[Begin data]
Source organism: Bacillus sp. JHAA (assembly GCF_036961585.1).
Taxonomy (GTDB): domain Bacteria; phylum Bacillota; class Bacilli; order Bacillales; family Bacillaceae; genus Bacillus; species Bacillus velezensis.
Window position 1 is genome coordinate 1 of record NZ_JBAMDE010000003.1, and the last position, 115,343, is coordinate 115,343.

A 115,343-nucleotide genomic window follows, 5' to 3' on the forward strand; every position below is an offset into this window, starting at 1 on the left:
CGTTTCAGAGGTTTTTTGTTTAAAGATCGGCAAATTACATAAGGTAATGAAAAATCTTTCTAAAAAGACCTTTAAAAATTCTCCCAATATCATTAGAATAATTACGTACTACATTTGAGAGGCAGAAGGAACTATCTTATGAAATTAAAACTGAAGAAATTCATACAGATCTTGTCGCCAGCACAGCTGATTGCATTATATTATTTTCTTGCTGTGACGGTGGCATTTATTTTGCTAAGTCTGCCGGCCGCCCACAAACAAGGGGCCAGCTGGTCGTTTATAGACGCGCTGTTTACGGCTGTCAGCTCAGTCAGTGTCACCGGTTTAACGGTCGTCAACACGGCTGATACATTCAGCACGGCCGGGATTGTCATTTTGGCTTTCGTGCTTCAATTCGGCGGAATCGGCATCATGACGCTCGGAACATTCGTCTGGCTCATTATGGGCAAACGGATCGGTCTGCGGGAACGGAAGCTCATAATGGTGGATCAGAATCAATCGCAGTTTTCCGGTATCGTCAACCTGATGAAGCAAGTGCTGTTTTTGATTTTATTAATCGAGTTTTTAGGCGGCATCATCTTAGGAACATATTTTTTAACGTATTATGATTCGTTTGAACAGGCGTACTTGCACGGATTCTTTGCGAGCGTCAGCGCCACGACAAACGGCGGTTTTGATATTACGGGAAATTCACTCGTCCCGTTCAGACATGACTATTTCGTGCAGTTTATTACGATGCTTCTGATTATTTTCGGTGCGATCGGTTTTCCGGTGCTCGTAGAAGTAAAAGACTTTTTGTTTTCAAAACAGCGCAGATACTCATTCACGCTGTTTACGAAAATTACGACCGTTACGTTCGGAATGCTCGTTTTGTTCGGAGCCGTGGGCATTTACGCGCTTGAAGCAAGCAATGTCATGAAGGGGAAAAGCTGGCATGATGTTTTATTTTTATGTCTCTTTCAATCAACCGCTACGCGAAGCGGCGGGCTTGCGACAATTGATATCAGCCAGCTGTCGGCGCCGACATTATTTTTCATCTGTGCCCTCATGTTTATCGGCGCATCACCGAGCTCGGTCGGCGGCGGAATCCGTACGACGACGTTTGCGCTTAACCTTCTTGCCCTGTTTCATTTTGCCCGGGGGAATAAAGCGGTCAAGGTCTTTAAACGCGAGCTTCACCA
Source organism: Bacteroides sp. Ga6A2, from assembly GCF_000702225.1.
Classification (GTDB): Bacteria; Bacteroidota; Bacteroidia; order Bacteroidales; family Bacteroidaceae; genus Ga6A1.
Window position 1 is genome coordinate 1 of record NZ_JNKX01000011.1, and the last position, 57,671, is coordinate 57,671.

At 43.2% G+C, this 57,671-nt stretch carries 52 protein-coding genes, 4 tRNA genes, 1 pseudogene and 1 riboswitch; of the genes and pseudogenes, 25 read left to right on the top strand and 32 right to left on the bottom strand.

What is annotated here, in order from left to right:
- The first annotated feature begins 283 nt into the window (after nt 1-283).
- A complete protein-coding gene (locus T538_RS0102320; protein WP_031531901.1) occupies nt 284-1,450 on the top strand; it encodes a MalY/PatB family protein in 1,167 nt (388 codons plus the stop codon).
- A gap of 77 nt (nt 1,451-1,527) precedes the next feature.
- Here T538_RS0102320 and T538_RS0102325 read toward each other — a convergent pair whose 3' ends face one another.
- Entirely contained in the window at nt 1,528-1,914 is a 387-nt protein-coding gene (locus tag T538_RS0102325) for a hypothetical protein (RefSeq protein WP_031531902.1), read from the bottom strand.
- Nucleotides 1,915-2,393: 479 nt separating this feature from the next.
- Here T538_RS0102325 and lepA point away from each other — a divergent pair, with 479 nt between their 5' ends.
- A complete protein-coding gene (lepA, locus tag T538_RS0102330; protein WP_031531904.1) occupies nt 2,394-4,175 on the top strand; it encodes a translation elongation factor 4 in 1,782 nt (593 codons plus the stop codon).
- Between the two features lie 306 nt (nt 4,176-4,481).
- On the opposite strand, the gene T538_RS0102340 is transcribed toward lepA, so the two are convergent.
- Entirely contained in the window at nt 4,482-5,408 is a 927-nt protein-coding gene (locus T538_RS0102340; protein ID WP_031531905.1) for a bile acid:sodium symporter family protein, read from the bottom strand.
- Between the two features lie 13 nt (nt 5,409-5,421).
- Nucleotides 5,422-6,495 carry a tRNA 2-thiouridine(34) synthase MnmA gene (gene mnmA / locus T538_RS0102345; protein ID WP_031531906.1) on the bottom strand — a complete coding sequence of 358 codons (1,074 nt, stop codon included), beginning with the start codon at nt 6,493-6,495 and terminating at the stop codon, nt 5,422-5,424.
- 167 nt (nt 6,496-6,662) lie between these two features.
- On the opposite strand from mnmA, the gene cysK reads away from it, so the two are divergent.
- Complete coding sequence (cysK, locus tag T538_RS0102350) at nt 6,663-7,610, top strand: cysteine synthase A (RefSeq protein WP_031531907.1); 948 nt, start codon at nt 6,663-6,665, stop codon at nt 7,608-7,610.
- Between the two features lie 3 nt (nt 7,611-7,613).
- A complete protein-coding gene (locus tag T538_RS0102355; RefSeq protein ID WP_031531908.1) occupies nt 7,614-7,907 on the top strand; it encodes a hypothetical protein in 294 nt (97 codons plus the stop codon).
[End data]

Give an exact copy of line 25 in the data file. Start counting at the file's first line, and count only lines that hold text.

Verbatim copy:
- On the opposite strand from mnmA, the gene cysK reads away from it, so the two are divergent.